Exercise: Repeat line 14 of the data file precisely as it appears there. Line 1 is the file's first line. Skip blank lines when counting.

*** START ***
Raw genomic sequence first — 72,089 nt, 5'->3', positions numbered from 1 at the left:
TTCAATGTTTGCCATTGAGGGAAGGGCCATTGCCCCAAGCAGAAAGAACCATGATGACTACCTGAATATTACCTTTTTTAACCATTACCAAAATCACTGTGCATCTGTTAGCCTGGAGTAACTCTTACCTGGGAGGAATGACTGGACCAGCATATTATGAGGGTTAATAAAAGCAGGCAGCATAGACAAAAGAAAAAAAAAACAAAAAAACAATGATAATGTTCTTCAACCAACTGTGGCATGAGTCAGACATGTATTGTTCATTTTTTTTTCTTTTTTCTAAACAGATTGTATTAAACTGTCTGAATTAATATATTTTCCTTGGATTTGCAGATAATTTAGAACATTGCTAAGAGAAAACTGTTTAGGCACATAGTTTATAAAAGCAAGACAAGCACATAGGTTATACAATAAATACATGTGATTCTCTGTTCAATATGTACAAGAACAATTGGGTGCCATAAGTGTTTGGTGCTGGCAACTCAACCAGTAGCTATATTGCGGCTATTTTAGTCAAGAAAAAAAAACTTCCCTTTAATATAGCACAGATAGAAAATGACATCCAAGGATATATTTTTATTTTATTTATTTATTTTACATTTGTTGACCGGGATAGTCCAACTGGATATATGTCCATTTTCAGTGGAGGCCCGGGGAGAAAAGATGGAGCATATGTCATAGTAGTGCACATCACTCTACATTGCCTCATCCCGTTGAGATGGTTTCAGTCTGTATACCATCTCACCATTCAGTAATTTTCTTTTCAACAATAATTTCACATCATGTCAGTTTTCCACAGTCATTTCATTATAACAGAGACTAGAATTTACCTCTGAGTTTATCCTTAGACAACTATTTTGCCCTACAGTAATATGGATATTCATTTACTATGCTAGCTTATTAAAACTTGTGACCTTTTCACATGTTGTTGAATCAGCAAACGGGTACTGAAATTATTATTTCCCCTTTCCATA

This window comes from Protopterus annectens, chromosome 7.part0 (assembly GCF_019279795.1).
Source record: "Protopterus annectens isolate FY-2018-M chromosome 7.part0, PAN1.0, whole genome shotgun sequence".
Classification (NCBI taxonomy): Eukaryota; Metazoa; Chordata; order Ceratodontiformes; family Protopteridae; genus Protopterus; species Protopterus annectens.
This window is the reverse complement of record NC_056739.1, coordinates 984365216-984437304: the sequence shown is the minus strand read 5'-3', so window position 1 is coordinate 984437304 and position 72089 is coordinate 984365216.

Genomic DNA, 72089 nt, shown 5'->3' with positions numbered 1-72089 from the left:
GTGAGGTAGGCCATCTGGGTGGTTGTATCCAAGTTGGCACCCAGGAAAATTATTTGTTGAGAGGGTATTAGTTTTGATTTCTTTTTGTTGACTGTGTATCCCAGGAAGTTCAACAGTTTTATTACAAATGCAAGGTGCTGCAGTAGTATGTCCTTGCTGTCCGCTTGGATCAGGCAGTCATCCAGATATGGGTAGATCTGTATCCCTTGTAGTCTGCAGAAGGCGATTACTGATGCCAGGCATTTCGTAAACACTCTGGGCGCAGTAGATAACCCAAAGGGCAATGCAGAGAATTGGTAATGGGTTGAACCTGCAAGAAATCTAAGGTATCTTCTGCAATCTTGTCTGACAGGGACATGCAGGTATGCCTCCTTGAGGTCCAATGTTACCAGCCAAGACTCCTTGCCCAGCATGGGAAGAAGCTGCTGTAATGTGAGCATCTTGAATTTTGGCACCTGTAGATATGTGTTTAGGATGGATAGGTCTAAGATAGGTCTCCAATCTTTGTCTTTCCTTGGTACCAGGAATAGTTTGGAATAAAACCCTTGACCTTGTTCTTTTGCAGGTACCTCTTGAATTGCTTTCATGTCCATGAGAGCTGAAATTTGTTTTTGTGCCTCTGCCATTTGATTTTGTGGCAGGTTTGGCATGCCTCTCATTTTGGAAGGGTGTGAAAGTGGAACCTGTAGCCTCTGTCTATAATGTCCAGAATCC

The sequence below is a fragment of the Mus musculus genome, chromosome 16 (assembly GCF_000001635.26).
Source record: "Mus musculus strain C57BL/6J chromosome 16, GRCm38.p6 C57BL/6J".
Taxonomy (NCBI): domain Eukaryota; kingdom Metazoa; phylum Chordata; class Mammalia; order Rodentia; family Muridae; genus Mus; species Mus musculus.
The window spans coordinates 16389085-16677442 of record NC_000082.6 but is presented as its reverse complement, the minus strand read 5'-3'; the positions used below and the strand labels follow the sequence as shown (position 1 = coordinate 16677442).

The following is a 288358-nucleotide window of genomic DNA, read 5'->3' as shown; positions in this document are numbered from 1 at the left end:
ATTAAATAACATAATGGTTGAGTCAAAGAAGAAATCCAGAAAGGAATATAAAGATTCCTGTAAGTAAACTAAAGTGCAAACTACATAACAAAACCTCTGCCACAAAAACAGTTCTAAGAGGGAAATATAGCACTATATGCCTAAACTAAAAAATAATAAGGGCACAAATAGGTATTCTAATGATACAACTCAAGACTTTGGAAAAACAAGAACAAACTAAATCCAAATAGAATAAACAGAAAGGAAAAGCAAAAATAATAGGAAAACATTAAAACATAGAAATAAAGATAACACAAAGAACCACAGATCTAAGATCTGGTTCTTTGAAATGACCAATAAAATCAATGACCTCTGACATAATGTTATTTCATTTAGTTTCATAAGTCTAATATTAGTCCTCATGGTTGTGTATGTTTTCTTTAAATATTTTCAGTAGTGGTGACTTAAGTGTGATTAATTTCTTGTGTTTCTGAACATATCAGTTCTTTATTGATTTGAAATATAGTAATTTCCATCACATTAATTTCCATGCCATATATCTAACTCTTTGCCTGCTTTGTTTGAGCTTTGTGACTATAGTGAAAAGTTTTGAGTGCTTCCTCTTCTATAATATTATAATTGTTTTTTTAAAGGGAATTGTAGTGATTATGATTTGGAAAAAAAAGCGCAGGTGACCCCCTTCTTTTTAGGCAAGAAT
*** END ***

ATTAAATAACATAATGGTTGAGTCAAAGAAGAAATCCAGAAAGGAATATAAAGATTCCTGTAAGTAAACTAAAGTGCAAACTACATAACAAAACCTCTGCCACAAAAACAGTTCTAAGAGGGAAATATAGCACTATATGCCTAAACTAAAAAATAATAAGGGCACAAATAGGTATTCTAATGATACAACTCAAGACTTTGGAAAAACAAGAACAAACTAAATCCAAATAGAATAAACAGAAAGGAAAAGCAAAAATAATAGGAAAACATTAAAACATAGAAATAAAGATAACACAAAGAACCACAGATCTAAGATCTGGTTCTTTGAAATGACCAATAAAATCAATGACCTCTGACATAATGTTATTTCATTTAGTTTCATAAGTCTAATATTAGTCCTCATGGTTGTGTATGTTTTCTTTAAATATTTTCAGTAGTGGTGACTTAAGTGTGATTAATTTCTTGTGTTTCTGAACATATCAGTTCTTTATTGATTTGAAATATAGTAATTTCCATCACATTAATTTCCATGCCATATATCTAACTCTTTGCCTGCTTTGTTTGAGCTTTGTGACTATAGTGAAAAGTTTTGAGTGCTTCCTCTTCTATAATATTATAATTGTTTTTTTAAAGGGAATTGTAGTGATTATGATTTGGAAAAAAAAGCGCAGGTGACCCCCTTCTTTTTAGGCAAGAAT